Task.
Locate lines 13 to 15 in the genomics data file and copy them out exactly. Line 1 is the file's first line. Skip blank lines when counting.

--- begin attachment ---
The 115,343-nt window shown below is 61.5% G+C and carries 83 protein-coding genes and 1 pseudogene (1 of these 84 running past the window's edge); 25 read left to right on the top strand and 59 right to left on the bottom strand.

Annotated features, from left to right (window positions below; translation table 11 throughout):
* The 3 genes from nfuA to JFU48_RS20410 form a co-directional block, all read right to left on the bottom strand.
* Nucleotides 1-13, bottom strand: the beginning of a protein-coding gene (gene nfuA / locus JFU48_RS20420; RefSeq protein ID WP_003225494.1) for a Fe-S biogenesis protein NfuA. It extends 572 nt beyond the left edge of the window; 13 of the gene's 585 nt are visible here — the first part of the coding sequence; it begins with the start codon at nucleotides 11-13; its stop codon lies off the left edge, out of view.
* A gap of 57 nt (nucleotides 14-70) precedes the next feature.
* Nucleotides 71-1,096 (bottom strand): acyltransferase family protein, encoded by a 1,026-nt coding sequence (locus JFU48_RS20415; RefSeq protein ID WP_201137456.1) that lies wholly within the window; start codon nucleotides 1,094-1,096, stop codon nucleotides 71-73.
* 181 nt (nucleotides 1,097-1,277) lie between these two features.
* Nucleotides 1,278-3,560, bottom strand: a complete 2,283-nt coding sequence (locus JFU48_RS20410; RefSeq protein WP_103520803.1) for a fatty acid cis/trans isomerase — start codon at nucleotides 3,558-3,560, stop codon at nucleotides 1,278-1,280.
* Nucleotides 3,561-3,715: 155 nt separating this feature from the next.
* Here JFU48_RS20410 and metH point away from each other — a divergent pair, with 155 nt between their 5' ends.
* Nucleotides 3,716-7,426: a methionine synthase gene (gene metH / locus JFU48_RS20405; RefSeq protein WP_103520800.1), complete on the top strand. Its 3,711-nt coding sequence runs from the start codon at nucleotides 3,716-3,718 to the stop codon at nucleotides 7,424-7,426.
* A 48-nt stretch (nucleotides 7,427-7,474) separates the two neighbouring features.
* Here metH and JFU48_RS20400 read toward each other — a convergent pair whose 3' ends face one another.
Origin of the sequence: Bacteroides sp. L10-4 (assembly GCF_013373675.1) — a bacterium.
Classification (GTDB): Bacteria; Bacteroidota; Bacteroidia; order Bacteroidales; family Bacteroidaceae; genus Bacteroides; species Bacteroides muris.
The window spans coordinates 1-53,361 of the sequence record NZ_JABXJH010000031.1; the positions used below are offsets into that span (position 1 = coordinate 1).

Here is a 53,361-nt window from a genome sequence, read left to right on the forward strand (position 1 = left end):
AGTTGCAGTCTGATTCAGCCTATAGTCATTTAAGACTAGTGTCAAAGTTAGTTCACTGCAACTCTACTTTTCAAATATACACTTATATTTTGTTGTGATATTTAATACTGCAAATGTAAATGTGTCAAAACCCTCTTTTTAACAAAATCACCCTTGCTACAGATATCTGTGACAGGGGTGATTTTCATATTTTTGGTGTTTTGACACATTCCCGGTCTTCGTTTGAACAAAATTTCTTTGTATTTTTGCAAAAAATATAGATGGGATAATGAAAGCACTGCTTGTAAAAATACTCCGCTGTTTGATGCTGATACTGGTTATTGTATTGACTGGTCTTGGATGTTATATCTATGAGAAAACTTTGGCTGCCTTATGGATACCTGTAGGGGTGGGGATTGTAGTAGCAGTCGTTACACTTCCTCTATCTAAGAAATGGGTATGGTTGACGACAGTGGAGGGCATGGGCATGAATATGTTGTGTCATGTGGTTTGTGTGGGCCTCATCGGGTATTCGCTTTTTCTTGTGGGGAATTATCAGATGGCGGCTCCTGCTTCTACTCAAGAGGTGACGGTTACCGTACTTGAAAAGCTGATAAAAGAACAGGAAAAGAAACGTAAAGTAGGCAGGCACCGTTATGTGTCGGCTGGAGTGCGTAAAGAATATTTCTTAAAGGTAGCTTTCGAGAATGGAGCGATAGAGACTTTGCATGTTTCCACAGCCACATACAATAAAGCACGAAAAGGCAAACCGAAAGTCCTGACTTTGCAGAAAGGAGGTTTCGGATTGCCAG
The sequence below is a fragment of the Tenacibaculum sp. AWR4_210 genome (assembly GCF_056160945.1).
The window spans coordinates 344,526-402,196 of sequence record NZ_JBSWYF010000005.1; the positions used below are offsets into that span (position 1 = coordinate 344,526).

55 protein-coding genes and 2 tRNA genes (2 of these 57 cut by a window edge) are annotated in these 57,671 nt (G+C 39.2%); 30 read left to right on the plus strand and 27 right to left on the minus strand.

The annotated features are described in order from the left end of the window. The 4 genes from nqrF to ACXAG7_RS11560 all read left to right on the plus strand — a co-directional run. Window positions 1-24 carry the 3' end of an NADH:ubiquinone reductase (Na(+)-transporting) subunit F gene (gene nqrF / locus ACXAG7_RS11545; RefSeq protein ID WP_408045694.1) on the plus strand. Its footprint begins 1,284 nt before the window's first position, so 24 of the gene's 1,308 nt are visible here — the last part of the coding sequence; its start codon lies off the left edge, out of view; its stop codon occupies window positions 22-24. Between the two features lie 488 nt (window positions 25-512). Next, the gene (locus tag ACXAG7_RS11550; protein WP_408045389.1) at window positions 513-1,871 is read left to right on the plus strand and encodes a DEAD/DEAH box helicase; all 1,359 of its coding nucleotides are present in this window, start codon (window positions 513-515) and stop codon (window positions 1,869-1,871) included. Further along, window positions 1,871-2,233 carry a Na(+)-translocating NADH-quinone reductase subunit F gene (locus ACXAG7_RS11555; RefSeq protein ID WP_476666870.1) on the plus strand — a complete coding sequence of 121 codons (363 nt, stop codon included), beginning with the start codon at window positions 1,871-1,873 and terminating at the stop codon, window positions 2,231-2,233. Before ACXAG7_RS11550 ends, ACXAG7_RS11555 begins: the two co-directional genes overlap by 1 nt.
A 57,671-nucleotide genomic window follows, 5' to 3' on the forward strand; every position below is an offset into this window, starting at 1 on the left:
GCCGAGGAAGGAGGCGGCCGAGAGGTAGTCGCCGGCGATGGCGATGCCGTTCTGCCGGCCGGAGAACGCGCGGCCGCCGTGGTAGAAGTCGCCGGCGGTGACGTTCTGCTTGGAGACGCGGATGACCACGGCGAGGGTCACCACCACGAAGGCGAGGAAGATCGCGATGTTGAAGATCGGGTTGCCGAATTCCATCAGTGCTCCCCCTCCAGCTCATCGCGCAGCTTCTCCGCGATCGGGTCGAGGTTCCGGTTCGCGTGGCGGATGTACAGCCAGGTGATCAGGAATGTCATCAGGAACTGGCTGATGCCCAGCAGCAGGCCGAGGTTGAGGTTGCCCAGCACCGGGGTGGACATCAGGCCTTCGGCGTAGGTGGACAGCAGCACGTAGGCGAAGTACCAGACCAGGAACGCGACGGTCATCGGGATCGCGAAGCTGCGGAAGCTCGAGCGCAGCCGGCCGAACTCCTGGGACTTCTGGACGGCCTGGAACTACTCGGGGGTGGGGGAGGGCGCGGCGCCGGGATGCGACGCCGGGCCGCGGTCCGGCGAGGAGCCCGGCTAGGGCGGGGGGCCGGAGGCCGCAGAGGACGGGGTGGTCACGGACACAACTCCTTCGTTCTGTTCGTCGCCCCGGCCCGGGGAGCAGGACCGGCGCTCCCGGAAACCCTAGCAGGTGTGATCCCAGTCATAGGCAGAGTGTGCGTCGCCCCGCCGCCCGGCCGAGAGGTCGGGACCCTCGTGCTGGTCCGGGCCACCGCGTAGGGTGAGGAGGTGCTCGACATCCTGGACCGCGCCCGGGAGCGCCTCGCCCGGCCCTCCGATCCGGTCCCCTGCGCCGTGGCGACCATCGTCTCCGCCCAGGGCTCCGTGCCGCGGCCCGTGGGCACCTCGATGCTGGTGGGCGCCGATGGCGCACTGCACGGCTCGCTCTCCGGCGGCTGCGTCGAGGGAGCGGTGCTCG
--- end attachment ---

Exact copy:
* Here metH and JFU48_RS20400 read toward each other — a convergent pair whose 3' ends face one another.
Origin of the sequence: Bacteroides sp. L10-4 (assembly GCF_013373675.1) — a bacterium.
Classification (GTDB): Bacteria; Bacteroidota; Bacteroidia; order Bacteroidales; family Bacteroidaceae; genus Bacteroides; species Bacteroides muris.